JACKSONVILLE, Fla. — Hurricane Hunters provide a lot of information about a cyclone, but how are they even getting inside the storm?
For starters, they're flying a plane called a WC-130J. It's a modified version of the C-130 plane you might see dropping that "red stuff" on a fire out West.
These planes are TOUGH!
They can fly for longer periods of time and they can really take a beating. These airborne science missions are run by the 53rd Weather Reconnaissance Squadron, which has been flying into storms since 1944.
In the cargo section of the plane there are two different pallets of computer systems that take all of the data from the sensors on the plane's exterior to help determine what's going on inside the storm.
The Hurricane Hunters also drop dropsondes, parachute-type sensors. They float through the storm relaying information about a storm's pressure, wind speed, and direction. That information all comes together, gets processed, and is then shared with the National Hurricane Center for local meteorologists to share with you at home.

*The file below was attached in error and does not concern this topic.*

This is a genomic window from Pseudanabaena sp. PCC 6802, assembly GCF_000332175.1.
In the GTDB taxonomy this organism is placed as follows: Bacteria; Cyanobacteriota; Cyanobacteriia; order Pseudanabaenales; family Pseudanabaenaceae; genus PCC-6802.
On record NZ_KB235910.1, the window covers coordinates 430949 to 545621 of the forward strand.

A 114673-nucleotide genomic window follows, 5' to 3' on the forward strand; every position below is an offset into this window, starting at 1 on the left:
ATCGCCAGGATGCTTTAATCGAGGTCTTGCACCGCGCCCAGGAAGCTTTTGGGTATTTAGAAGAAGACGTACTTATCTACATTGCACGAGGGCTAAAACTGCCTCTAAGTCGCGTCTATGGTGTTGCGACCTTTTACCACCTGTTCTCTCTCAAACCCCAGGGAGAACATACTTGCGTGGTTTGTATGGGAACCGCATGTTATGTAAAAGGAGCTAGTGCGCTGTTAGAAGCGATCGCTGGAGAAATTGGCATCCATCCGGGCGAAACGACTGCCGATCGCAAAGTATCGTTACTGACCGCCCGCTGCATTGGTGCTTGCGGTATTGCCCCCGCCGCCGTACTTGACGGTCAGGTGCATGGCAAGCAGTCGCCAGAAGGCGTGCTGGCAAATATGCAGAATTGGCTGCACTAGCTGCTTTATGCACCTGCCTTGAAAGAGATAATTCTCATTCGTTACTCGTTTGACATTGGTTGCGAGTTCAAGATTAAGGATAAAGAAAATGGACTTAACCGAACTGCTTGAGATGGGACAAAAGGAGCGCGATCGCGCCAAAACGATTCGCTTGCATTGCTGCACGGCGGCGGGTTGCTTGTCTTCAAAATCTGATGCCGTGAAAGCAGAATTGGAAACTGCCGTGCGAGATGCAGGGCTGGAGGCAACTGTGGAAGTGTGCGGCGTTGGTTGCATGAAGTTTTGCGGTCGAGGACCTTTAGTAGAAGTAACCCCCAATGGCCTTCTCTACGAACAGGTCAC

There are also Hurricane Hunters associated with the National Oceanic and Atmospheric Administration. They also fly specially equipped aircraft and collect data during hurricanes to help forecasters make more accurate predictions. Their fleet includes the P-3 Orion, which flies into the storm. NOAA’s two Lockheed WP-3D Orion four-engine turboprop aircraft, afectionately nicknamed "Kermit" (N42RF) and "Miss Piggy" (N43RF), probe every wind and pressure change, repeating the often grueling experience again and again during the course of an 8-10 hour mission.
NOAA also has the G-IV Jet, which flies above and around the storm. This aircraft paints a detailed picture of weather systems in the upper atmosphere surrounding developing hurricanes.